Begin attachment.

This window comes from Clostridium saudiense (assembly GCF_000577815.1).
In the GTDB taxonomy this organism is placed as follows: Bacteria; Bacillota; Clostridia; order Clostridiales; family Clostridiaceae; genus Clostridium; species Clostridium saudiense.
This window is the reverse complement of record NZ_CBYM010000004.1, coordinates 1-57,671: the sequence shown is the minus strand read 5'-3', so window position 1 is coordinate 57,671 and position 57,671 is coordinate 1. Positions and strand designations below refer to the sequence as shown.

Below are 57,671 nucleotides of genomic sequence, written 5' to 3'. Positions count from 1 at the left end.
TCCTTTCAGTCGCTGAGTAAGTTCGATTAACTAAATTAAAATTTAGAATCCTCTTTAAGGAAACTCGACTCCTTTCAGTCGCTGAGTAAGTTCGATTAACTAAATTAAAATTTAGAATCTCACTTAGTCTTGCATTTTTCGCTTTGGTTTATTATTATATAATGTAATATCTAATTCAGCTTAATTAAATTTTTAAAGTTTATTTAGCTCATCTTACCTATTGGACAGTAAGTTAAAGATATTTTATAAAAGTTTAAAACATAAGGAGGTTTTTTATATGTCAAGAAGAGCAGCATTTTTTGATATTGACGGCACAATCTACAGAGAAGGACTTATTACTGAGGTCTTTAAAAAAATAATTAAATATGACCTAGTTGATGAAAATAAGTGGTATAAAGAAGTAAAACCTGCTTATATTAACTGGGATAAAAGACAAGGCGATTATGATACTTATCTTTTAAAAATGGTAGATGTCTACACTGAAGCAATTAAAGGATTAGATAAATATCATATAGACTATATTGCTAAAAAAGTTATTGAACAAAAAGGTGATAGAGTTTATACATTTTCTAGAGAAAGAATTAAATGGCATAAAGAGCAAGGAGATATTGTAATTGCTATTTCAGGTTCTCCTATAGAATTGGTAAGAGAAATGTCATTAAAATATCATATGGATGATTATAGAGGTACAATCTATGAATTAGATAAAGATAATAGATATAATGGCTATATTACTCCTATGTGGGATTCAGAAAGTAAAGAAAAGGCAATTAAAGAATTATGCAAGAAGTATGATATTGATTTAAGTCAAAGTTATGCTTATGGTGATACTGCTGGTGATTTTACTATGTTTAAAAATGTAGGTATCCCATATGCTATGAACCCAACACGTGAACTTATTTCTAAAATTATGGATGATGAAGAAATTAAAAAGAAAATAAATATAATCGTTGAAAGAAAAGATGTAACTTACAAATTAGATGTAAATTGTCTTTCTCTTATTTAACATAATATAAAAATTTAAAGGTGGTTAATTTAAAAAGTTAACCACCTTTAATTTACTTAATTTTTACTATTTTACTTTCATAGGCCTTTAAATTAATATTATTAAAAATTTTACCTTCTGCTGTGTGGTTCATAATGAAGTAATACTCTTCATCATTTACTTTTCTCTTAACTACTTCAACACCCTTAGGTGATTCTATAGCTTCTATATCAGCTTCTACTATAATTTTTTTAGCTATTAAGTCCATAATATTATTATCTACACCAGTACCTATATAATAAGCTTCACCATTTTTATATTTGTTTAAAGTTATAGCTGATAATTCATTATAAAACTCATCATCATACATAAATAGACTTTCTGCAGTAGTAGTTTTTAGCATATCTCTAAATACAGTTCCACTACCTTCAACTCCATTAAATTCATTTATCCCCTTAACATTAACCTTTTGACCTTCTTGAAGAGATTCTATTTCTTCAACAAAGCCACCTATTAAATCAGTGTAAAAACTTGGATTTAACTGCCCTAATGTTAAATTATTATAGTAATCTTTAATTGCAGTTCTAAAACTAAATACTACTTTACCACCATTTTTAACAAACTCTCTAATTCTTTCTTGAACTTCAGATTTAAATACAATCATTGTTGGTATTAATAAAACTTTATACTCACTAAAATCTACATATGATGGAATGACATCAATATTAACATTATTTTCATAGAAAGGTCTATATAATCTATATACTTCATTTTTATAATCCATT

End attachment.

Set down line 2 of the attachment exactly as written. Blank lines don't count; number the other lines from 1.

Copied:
In the GTDB taxonomy this organism is placed as follows: Bacteria; Bacillota; Clostridia; order Clostridiales; family Clostridiaceae; genus Clostridium; species Clostridium saudiense.